In many respects the modern era brought almost limitless advancement for women; today we are granted choices which are staggering even to our grandmothers. There are few career opportunities from which we're excluded due to our gender, we may decide the number of children to have, whether or not to be married, where to live, and how much education we wish to pursue--the options for us really are endless. In most respects the world is ours, and this can lull us into the belief that we have the right to everything we want, or that to be denied something is an attempt at subjugation. How dare society, culture, or family hold us back, never mind the church! In this climate we are taught to resist tradition, or in the very least treat it with suspicion, after all tradition merely serves as a vestige of the past, a past which insisted women comply with its demands and stipulations, a past which we have been taught robbed women of their freedom. From this vantage point it is difficult to see any restriction placed upon women as meaningful, helpful, or even advantageous. Is the continuing subjugation of women what is in the historic Church's mind when she restricts women from occupying the Office of the Holy Ministry? Is this another blockade which women must breach on the path to freedom?
It is my assumption that any woman who is considering the Office of the Holy Ministry has read Scripture and noted the many women who are granted special recognition by its authors. Scripture does not ignore women, rather it very forthrightly lauds them for their service. We see many examples of strong faithful women throughout the Bible, in its pages we meet Rahab, Sarah, Hannah, Deborah a prophetess and Judge of Israel, Mary Magdelene, Martha, and even Mary, the one chosen to bear our Lord. We note that women stayed by our Lord during His crucifixion, and are later there to witness the resurrection, even telling the apostles the news. Then there are the women, named and unnamed, who supported the ministry of the apostles with their service and their finances. This witness does not stop at Scripture as church history boasts a pantheon of female saints who served the church in countless ways. It is clear that Scripture and church tradition, far from subjugating women, affords them honor. It is also clear that none of these women served as pastors. Despite the special place that our Lord grants to women, He never called one to be an apostle, rather He calls men to feed His sheep.
Did our Lord fail to call women to the Office of the Holy Ministry because He was somehow short-sighted? Did He deny that women were capable of carrying out this weighty task? It seems obvious that women are capable of carrying out the tasks of the ministry--it is not as if we are somehow physically unable to write a sermon, preach it, or administer the sacraments. Women are indeed physically capable of all the tasks with which the ministry is vested, yet this is a form of service which eludes the women of Scripture. The ministry is not like other secular jobs which we may pursue--it is not a matter of our capabilities, it is a matter of our Lord's ordering of creation and indeed His Church. Just as we are unable to become fathers by simply participating in traditional fatherly roles, we may not become pastors simply because we take on the role of pastor. Women would not deny that we aren't given to fatherhood, or that our inability to become fathers can be undone by a mere change in policy, yet we expect Christ's Church, His Bride, to be less stalwart than simple biology. Do we really want that which richly forgives our sins and the sins of all believers to be as fickle as our culture? The order of creation which the Church mimics does not seek to pit women against men, rather it honors diversity by highlighting the distinctions between male and female, along with the gifts and vocations each are afforded.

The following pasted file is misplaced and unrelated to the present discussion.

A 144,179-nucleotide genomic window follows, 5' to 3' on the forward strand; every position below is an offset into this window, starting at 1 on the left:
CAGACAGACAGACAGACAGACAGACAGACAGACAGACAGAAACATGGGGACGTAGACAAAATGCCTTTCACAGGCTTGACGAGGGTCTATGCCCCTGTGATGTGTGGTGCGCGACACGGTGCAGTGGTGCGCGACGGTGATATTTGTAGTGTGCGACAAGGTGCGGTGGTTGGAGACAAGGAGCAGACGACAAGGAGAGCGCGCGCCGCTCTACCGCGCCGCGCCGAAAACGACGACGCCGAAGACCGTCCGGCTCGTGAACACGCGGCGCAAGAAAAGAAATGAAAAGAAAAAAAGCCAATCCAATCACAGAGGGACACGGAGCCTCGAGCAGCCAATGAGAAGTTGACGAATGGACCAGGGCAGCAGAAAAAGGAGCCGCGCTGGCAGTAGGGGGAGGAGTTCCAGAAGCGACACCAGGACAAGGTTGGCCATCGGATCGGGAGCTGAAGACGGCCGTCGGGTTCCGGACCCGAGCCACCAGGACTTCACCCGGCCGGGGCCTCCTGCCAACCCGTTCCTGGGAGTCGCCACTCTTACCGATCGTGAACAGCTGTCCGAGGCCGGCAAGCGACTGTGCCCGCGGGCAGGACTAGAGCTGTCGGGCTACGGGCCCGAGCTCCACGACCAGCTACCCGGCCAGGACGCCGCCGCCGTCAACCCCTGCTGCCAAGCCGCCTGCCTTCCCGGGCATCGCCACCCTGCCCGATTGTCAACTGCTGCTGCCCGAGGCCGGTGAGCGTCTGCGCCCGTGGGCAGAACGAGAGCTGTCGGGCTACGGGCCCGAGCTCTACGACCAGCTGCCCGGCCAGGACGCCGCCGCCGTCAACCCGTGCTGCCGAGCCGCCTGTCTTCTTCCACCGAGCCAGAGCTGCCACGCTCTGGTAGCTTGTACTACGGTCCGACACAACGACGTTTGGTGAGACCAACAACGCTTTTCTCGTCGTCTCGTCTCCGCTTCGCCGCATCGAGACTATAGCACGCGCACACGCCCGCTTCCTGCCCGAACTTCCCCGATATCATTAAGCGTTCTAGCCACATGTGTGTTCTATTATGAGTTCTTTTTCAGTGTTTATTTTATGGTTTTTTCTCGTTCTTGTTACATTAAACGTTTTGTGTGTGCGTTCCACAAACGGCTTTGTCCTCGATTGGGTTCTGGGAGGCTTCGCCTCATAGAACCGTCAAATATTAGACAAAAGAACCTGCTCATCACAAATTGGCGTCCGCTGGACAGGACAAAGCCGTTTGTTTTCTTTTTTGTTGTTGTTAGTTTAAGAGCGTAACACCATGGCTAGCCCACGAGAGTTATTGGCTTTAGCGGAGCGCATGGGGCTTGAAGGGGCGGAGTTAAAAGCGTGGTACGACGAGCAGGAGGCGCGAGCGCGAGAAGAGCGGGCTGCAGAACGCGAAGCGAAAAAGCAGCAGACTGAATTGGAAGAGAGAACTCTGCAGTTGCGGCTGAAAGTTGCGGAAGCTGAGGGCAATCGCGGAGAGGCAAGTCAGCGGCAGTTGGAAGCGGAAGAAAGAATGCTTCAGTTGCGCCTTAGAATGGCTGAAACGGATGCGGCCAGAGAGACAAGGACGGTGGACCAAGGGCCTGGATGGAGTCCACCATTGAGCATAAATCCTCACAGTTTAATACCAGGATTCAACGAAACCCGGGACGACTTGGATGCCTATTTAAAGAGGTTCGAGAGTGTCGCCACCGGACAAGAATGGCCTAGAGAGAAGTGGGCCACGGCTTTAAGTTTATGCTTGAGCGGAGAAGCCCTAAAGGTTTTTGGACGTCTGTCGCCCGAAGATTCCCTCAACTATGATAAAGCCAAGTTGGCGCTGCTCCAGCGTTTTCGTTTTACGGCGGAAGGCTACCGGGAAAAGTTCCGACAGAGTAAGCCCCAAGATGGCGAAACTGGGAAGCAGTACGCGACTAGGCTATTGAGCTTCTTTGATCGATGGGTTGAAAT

There are many ways in which women may serve the church, the pastoral ministry is hardly the only vehicle of service available. If we assume that women must be pastors in order to have legitimate service to the church, then we tarnish the service of the women who have gone before us, women who though sinners are extolled in Scripture, and hardly treated as second-class citizens because they failed to achieve the pastoral office. Furthermore, to claim that women must be pastors do we not also submit to a mindset which is astonishingly patriarchal? That is, it assumes that the only valid service to be rendered is that which is given to men. This is akin to stating that fatherhood is the only meaningful parental vocation. Why cannot we simply rejoice in the service which we have been given rather than opining that which we have not been given?
Scripture calls wives to submit to their husbands, but it also calls husbands to love their wives as Christ loved the Church. When we seek to traverse the bounds of gender and creation we deny men the vocations they have been given, we reject their love, and in the name of freedom we simply submit to another form of bondage. Instead of submitting to Christ's authority, and the authority of those men given to preach His Word and administer His sacraments, we wander aimlessly in the wilderness, bereft of the Church, and falling victim to every wind of doctrine. By pursuing ordination women risk following in the footsteps of Eve who doubted God's Word, twisted it to her own ends, and trusted the promise of the serpent—yet another promise of freedom resulting in bondage to sin and death. For these reasons the question of women's ordination cannot be simply an academic issue, or even a secondary issue, as it flies directly in the face of our Lord's institution of the Church. Rather than remaining the ship which saves us from a flood of sin, the church becomes yet another worldly establishment which promises everything and delivers exactly nothing.